Stand Up, Speak Out
Stand Up, Speak Out was created for the exhibit Women’s Voices, Women’s Votes, Women’s Rights which is on display at the Clinton Presidential Library in Little Rock, Arkansas from September 2022 to April 2023. This quilt honors sisters Angelina and Sarah Grimke who were active members of the abolition movement and became some of the first women to write and speak publicly in support of women’s rights.
Artists’s Statement: Sarah Grimke’s words adorn antique shoofly blocks and echo the courage of her sister, Angelina, the first woman to address a state legislature. I chose this traditional design to capture the domestic ideal contracting women and show how the sisters, emboldened by faith, spoke out against slavery and for women’s equality.
72 x 72
Sewing Sister was created for the Solar Sister exhibit under the auspices of Quilt for Change. When I first met Katherine Lucey, Executive Director of Solar Sister, she told me the story of Teddy the Tailor. Before she purchased a solar light, Teddy Namirembe would walk to the nearby village in Uganda to work at night, leaving her three daughters at home. The simple purchase of a solar light brought so many positive changes to her life and her business – she has extra time to work since she does not have to walk to the village and back and so her income has increased 30 percent. She is safer for not having to make the walk and her children are not alone at home. Her children also share in the use of the light to do their homework. She is not paying for renting a work space or for expensive kerosene and they no longer breathe in the kereosene smoke. Like most women, Teddy turns the extra money she makes (she sews school uniforms) back into her family and her business. As the owner of a small quilting business, I can relate to Teddy. I choose to work at home so I can be available to help my children with their homework and take care of my parents. The hours I have to work after dark, after the work of caring for my family is done, are vitally important to my business. Solar Sister is not only important to the entrepreneurs who sell the lights, but to many others who buy the solar lights and phone chargers as a part of their small business.
Entry in the Quilt for Change quilt challenge exhibit “Women, Peace and Security” organized in conjunction with UNFPA (the United Nations Population Fund). Displayed at the United Nations in Geneva, Switzerland in March 2011 and at the UN in New York in March 2012, the Houston International Quilt Festival in November 2012 and with Mancuso Quilt Festivals in 2013.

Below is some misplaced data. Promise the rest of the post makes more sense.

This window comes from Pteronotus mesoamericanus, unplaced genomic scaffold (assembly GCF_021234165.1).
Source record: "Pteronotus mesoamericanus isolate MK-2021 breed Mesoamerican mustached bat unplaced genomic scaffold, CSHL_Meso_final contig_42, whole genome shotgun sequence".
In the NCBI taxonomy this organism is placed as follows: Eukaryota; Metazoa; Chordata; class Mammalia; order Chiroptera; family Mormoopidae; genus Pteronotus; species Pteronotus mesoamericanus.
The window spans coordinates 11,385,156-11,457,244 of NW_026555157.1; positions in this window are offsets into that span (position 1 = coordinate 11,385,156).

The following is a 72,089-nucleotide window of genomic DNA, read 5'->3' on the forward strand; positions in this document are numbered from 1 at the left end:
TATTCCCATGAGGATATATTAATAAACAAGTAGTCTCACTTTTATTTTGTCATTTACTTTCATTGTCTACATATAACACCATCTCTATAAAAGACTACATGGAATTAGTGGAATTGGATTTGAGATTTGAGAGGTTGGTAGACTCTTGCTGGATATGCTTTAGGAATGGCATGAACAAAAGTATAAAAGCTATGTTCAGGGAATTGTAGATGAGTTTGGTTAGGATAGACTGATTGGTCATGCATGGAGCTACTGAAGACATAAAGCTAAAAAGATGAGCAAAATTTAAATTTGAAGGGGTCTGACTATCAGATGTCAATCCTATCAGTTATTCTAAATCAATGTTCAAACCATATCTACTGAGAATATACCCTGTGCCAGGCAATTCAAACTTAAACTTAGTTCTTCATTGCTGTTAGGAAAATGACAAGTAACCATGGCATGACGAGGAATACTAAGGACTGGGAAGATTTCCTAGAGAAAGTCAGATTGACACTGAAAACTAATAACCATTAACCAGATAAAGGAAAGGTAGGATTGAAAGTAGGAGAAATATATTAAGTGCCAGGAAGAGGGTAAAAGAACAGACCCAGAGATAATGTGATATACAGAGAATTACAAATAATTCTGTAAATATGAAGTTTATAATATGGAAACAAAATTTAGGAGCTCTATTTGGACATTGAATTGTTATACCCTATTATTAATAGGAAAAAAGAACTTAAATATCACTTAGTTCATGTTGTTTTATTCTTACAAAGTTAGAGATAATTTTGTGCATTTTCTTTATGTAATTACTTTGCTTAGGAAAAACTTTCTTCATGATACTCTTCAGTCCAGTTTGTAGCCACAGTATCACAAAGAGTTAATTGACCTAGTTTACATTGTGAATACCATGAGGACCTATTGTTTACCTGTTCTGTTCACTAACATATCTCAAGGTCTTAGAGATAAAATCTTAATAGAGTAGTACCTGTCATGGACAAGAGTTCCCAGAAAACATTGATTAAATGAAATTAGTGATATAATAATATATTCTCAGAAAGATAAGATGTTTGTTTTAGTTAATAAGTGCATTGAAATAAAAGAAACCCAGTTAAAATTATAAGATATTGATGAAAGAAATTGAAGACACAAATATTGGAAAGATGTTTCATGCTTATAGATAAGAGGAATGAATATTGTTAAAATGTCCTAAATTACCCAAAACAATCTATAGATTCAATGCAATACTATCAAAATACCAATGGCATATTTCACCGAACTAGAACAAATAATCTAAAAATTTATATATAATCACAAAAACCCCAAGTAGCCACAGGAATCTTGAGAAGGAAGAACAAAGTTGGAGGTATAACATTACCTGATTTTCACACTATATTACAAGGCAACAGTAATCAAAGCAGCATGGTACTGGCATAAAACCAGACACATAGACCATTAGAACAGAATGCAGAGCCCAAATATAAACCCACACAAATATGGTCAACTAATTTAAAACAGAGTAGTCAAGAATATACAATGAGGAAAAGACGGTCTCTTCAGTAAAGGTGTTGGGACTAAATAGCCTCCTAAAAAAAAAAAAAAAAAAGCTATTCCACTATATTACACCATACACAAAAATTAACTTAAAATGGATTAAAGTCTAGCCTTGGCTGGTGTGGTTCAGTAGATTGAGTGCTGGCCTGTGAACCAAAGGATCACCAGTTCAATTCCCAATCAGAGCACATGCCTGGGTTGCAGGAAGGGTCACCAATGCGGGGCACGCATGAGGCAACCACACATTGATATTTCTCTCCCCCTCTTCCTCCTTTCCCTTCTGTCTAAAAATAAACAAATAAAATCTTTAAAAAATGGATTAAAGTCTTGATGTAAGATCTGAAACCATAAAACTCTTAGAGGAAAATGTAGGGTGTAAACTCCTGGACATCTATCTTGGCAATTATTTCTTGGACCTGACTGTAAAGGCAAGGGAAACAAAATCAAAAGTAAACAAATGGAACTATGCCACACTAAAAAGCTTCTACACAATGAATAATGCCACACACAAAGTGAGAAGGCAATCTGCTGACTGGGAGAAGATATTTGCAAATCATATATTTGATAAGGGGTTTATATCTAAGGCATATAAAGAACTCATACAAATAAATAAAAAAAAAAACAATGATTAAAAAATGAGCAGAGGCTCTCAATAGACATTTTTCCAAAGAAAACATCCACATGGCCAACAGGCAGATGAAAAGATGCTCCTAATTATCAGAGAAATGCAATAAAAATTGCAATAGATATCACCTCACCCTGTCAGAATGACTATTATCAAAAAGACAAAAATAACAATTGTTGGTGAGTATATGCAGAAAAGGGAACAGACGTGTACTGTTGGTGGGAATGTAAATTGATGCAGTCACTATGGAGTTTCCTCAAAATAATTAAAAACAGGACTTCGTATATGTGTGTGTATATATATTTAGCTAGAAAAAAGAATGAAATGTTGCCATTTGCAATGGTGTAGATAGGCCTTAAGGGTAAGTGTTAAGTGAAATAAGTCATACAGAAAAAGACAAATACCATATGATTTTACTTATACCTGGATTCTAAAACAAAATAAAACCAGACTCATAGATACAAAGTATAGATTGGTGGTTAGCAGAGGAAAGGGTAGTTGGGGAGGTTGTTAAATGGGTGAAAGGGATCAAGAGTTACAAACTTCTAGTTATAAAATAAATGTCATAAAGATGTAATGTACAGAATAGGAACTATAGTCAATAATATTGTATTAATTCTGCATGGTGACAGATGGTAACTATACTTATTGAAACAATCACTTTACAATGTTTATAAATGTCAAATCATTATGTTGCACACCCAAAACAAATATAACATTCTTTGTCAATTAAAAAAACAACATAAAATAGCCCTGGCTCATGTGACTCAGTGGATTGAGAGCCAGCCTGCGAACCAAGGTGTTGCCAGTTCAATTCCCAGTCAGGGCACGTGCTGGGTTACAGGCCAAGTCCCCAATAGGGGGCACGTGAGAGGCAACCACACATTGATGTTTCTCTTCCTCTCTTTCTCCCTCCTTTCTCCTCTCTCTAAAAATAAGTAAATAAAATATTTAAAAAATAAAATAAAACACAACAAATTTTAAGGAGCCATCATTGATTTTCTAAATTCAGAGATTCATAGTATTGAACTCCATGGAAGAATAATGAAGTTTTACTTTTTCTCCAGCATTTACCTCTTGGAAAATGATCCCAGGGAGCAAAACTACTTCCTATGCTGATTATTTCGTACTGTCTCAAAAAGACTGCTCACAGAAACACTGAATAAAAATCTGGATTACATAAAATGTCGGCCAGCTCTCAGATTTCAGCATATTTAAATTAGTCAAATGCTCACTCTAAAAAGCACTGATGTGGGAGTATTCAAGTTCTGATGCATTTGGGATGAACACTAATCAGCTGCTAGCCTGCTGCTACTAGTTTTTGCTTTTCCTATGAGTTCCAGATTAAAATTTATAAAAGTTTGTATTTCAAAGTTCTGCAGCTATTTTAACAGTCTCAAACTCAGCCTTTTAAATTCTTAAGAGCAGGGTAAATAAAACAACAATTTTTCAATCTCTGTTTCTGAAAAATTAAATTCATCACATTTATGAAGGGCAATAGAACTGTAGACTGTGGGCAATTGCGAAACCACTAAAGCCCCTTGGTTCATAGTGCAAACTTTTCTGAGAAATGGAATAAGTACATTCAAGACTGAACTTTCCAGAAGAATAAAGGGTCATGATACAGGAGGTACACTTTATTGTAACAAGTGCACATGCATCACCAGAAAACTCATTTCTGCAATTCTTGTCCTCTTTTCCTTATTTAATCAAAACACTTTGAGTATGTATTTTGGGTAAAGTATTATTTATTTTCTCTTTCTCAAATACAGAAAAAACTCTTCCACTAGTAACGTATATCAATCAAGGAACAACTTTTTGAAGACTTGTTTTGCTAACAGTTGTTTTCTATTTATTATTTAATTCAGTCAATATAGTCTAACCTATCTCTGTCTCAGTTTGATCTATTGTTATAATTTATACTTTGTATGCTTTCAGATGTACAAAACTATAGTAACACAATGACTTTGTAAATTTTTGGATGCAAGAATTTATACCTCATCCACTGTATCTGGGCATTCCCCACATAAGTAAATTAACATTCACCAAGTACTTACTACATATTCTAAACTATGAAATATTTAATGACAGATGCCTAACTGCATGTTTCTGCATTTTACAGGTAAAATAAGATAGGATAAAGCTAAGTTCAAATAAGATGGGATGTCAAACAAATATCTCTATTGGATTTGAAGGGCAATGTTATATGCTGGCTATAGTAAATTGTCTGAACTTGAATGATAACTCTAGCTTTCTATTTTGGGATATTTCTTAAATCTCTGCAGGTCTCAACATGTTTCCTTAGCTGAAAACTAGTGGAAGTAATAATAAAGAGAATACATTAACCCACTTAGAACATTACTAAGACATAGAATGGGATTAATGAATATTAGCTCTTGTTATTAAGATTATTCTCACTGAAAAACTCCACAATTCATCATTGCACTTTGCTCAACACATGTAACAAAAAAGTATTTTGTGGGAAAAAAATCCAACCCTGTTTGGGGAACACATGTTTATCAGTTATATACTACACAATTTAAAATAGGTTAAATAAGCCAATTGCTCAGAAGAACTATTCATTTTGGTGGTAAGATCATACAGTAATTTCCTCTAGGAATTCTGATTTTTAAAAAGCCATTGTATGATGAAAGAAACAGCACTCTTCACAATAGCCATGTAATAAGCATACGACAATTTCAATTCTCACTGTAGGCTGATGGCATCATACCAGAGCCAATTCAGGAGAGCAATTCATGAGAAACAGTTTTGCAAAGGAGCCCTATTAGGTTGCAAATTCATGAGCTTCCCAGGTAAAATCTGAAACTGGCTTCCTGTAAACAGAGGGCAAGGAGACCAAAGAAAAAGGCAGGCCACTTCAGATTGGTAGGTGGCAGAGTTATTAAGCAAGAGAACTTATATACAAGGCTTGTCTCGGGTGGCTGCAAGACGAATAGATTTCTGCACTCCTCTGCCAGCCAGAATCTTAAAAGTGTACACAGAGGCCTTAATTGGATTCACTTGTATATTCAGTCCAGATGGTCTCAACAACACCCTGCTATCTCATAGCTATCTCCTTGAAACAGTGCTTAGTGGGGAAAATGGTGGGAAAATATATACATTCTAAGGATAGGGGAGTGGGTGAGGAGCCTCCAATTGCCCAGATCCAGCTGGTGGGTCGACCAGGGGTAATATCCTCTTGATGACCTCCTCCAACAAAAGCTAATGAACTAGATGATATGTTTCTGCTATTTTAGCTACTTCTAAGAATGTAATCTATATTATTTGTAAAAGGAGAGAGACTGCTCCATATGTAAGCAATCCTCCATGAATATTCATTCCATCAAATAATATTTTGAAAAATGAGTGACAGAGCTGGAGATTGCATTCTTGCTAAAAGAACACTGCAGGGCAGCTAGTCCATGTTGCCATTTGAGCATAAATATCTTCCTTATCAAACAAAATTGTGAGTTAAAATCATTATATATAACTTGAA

At refugee camps like Iridimi in Western Chad, women who have been driven from their homes and villages by conflict leave the camps to seek firewood for their families. As they venture farther and farther from the camp they become vulnerable to attack. This quilt shows a faceless woman symbolizing the universality of her plight yet the faces of her attackers hiding in the brush are not blank. The men’s faces are not blank because those committing these crimes against women must not remain faceless. They must be held accountable for their crimes.
Real peace and security are only possible when women are involved in the peace process, bringing their experiences and needs to the table. Women need to be involved in local and national governments to help conflict from breaking out and to be involved in the peacekeeping process to be certain they are protected and their needs are considered. One woman alone is vulnerable, when many women band together, their voices can be heard.
Gifts a Mother Passes on to her Child
Created for the first Quilt for Change exhibit, “Making a Healthier World for our Children” which debuted at the Palais des Nations at the United Nations in Geneva Switzerland in 2009. The exhibit went on to travel with the Mancuso Quilt Festivals, stopping in seven cities as well as at the Machine Quilters Expo in Manchester New Hampshire.
At the time I curated this exhibit, I was working at the Global Fund to Fight Aids Tuberculosis and Malaria. My husband, Dick Wilbur, was working at the U. S. Mission to the United Nations.
Artist’s Statement: While the debate rages in the US, about health care reform, there are too many people in the world with no health care at all. I would like to see our tax dollars used to promote the spread of health care around the world. In much of the world great progress needs to be made to provide universal prenatal care including all the testing and treatment needed to prevent the transmission of HIV/ AILS from parent to child and medical treatment for mothers infected with AIDS. The Global Fund is funding programs worldwide that empower countries to make real strides in fichting AlDS transmission
As a mother of three, I would like to see a world where all mothers are given the proper tools to raise healthy children and therefore are able to focus on the intangible gifts they pass on to their children. The mother-child image from Chad was inspired by a photo taken by Giacomo Pirozzi. The writing in the background of the quilt lists qualities mothers pass on to their children – unconditional love, belief that you can change the world, curiosity, inner strength. Given a peaceful world and good medical care, these children will grow to be our next generation of leaders in the world.
A PBS documentary on the Yazhidi people, an ethnic minority living in Iraq, long subjected to persecution including sexual slavery of women. The story of the persecution and flight of the Yazhidis was told in the film, which concluded with a dramtic scene depicting a trail of Yazhidis who hiked for three days to escape the country. Too often we take for granted the protection of our human rights and the security of our lives. I created this quilt to raise awareness of what was happening and am happy to say it is now in the collection of an American woman who works with refugees.